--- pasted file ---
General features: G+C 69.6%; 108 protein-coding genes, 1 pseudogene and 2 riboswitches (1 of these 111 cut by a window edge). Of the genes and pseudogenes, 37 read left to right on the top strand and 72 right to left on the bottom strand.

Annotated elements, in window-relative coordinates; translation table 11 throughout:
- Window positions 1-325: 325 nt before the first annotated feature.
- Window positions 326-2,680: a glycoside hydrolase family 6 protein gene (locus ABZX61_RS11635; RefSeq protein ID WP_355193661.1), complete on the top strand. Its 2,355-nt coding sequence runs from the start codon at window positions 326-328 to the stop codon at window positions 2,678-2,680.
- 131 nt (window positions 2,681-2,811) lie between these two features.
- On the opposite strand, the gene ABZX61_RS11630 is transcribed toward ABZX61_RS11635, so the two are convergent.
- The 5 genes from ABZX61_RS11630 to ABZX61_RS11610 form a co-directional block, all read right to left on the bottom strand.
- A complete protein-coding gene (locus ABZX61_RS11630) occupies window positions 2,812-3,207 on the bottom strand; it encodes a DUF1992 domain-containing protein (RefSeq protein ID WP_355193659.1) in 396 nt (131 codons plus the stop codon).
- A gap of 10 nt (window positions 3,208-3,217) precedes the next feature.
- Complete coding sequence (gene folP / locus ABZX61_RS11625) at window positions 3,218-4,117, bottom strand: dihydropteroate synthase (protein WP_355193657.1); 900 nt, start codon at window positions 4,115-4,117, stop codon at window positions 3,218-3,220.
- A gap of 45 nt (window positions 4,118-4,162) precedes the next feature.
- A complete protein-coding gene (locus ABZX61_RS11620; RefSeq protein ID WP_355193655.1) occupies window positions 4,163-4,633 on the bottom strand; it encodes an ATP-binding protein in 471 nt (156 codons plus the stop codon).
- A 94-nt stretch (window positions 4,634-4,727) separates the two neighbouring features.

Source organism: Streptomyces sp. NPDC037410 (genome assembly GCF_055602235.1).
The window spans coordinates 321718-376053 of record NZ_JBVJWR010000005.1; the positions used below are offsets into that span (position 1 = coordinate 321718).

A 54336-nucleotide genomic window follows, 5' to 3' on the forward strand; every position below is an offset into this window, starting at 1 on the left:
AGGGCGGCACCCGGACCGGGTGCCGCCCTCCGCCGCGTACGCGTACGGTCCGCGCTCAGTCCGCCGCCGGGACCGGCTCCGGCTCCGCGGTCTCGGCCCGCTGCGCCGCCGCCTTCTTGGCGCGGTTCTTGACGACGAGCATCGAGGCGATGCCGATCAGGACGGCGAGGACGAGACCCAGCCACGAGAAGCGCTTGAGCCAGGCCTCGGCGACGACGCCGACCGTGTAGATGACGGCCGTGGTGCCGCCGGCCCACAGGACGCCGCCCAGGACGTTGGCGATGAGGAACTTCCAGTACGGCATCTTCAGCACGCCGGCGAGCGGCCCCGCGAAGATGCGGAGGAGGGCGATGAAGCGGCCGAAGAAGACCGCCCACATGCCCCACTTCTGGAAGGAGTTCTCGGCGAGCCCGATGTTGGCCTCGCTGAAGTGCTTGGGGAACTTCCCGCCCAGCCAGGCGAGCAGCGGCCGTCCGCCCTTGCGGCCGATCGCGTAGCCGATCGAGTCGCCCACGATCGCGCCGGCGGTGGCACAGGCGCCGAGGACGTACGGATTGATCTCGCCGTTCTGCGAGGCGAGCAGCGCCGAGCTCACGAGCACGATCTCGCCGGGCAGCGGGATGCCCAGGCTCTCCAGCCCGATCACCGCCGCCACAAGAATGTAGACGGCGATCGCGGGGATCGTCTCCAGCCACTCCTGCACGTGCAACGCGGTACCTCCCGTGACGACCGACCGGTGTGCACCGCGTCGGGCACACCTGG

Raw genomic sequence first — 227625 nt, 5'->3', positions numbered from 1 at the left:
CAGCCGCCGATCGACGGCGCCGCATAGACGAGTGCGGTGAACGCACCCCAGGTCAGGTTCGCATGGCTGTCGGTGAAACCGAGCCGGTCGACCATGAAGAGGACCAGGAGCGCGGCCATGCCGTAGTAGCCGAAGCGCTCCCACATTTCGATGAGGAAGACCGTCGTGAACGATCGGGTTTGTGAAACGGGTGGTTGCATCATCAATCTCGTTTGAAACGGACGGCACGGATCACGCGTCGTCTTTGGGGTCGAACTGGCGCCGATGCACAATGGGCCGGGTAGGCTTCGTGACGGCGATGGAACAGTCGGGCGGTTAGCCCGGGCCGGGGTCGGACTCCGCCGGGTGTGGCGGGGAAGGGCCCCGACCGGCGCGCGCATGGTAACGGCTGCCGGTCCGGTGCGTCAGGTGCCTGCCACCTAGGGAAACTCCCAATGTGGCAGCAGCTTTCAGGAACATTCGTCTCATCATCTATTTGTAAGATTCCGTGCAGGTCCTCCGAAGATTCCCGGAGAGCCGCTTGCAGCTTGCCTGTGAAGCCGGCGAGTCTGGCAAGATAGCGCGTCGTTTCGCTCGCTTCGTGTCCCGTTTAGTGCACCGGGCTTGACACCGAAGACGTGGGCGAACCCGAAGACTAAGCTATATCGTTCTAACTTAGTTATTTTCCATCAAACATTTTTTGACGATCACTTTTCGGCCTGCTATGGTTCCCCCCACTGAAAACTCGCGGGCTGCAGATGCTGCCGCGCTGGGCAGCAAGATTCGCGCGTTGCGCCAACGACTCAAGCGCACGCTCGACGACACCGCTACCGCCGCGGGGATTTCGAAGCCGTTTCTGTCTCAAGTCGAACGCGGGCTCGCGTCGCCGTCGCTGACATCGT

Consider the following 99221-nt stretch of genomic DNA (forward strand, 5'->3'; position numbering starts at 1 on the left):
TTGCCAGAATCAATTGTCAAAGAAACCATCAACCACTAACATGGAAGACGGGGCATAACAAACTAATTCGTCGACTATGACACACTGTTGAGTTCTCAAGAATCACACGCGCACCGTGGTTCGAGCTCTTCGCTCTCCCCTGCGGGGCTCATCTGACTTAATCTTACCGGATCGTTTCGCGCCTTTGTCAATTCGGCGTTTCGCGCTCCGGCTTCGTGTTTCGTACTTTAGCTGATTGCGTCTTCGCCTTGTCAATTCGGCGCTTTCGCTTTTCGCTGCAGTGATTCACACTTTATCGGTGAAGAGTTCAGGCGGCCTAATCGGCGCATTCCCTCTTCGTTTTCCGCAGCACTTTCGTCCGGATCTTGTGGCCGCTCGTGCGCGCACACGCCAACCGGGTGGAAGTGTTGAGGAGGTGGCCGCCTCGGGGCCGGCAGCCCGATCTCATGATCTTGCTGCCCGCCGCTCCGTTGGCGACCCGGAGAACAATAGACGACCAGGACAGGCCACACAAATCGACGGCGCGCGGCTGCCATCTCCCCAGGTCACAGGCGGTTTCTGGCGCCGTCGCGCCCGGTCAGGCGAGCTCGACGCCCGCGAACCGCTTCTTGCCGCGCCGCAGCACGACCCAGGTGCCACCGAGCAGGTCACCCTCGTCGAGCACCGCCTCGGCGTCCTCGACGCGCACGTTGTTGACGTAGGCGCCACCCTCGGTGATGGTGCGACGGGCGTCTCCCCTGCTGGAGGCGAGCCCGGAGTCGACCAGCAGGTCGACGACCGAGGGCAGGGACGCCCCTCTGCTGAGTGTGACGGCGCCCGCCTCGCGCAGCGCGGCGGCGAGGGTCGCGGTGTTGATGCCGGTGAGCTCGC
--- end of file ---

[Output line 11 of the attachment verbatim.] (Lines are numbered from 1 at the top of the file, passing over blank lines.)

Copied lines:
- A gap of 45 nt (window positions 4,118-4,162) precedes the next feature.